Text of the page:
External device protecting divers from the bends a possibility
Inside the chests of dolphins and toothed whales, a maze of tiny, worm-like blood vessels called the “thoracic rete” has long baffled scientists. Joy Reidenberg, an anatomist at Mount Sinai’s Icahn School of Medicine, thinks she has the answer and it may hold the key to developing a device to prevent the bends.
Reidenberg is one of several researchers closing in on how marine species manage to dive down to and safely return from the oceans’ depths. The growing understanding of the anatomy of dolphins, whales, turtles and fish is bringing dreams of allowing human divers to dive deeper, faster and more safely closer to reality.
Upon examining 10 dead dolphins and porpoises that were stranded onshore, Reidenberg discovered a network that could function as a sort of “coin sorter” for gases, trapping the nitrogen bubbles that form as divers resurface by catching them in smaller and smaller vessels. This, in turn, keeps them away from entering joints and blocking blood supply to organs, which can cause lethal decompression sickness.
To test her theory of the rete’s function, Reidenberg pumped a seltzer-like solution through the veins of a dolphin carcass and placing it inside a recompression chamber that’s been inserted in a CT scanner. Upon increasing the pressure to simulate a dive, the gases in the fluid would dissolve into the bloodstream. As the nitrogen begins to reemerge as “microbubbles” during the simulated ascent, the thoracic rete would hopefully siphon them off to keep them away from vital organs until they can be released into veins leading the lungs to be exhaled at the surface.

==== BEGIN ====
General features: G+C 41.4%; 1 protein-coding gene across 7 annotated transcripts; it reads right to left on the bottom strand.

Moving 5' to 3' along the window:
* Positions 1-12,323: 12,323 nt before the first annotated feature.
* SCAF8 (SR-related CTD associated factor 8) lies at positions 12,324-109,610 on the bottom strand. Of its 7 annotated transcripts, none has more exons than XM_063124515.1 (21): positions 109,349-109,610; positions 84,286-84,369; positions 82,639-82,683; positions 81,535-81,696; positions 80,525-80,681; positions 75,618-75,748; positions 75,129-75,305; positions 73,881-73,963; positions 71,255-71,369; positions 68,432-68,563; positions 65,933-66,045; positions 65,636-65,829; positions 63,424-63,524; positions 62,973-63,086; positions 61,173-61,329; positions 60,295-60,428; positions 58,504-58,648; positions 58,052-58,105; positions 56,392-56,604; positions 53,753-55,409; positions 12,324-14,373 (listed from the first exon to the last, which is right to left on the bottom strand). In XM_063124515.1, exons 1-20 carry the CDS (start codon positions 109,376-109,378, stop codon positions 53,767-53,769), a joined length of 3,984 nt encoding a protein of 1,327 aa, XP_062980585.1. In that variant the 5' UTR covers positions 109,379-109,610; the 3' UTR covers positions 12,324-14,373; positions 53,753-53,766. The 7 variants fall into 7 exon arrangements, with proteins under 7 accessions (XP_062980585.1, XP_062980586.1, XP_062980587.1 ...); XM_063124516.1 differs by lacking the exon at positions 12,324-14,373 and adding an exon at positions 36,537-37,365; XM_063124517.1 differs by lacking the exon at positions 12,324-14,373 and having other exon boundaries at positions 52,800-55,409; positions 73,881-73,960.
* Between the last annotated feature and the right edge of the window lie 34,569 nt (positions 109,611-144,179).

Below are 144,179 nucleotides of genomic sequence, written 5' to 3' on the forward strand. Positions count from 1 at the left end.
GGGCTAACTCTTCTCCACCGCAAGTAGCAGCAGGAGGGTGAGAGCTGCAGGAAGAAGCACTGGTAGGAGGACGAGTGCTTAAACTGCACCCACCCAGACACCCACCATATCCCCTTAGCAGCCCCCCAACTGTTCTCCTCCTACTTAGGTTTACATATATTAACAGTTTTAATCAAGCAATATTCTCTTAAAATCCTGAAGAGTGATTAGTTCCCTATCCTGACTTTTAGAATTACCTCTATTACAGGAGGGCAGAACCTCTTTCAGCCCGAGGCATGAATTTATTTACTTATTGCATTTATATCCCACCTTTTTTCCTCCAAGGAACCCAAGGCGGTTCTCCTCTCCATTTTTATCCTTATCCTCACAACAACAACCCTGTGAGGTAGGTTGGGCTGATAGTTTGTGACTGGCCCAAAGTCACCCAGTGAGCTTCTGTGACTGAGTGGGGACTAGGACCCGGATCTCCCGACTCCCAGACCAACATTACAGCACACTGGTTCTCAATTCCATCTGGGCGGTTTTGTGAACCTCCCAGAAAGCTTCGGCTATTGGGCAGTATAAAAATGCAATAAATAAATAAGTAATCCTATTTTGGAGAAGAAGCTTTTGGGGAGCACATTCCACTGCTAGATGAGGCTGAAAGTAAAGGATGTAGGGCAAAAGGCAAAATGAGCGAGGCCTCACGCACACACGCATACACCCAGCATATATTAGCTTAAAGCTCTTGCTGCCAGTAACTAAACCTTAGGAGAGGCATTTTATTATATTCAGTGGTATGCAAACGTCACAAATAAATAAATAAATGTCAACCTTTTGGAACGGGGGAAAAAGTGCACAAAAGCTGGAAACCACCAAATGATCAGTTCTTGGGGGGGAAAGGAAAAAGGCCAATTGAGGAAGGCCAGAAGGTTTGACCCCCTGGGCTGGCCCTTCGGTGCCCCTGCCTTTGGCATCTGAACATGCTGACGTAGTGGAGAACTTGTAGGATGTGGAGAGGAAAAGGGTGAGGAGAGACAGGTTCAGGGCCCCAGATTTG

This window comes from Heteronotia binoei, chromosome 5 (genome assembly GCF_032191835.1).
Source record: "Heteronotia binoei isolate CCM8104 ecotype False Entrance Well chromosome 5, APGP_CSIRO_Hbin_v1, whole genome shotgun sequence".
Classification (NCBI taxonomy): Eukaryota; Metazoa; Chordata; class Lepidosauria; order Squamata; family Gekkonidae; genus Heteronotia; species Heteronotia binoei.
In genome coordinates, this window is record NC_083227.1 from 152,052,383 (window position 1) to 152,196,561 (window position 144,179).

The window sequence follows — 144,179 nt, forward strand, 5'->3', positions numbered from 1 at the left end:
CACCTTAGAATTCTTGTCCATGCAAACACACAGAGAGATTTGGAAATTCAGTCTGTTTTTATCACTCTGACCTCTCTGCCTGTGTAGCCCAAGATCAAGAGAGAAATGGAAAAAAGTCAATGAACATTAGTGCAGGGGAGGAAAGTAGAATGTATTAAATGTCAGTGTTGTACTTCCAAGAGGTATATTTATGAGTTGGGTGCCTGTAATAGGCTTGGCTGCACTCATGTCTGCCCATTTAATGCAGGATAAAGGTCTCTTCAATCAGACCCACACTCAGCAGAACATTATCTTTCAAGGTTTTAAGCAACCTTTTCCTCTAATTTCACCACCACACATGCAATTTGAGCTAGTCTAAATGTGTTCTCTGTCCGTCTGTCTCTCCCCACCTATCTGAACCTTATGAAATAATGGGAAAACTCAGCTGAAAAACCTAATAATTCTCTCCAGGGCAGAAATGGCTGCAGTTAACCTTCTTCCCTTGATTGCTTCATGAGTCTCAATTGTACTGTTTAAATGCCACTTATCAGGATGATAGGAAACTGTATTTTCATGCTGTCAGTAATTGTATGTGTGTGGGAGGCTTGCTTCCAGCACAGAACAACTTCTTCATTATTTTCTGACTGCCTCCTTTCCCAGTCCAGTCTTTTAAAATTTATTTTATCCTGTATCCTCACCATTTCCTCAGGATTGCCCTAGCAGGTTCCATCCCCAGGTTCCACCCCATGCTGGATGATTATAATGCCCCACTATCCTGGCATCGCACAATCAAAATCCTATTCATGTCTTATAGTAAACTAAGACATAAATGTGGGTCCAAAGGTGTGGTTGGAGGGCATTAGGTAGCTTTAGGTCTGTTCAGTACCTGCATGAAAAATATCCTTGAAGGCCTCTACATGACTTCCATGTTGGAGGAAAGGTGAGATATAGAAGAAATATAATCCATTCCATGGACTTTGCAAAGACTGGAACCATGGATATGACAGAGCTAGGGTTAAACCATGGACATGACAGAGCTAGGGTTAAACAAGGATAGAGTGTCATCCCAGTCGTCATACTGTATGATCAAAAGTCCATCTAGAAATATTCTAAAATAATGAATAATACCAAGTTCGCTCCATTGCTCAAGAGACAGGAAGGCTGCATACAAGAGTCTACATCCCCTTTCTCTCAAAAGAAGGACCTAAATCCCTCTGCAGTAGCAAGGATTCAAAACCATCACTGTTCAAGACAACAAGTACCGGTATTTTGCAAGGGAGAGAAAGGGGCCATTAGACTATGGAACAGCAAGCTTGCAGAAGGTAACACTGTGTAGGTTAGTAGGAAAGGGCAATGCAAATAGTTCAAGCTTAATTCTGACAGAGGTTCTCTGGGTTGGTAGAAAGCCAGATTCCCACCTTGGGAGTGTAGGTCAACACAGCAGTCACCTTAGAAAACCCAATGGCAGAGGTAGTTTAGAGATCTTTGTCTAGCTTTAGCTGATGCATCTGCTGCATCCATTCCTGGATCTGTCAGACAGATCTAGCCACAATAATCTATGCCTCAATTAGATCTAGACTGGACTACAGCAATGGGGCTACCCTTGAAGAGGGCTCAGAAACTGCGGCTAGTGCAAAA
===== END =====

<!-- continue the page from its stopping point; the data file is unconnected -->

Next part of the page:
Faster and Safer Dives
“As they get closer to the surface, the bubbles would be shunted out and the lungs would be able to re-expand and the bubbles eventually pumped to lungs,” Reidenberg said. The rete would act as a “bypass loop to catch that extra gas. “If that function of the rete is proven, the risks and wait time for human divers could be slashed by creating an external rete for humans. With a device tucked away on their backs and hooked into their circulation system via a blood vessel near the surface of the skin, the dive would be faster and safer.
However, even marine mammals aren’t always successful at avoiding the bends. Research on whale skeletons has revealed that even whales can get bone damage characteristic of the bends. Unexpected stressors like sonar are thought to be the main culprit, shocking the animals into speeding toward the surface, causing them to decompress their lungs too quickly.
Although still searching for funding to pursue a bends-preventing device, Reidenberg has teamed with other researchers to map the vascular system of a fetal whale to figure out how whale lungs change their elasticity and how we can apply that to reversing lung diseases like emphysema in humans. It’s one more way marine mammals could help us find a way to breathe easier in the water and on land.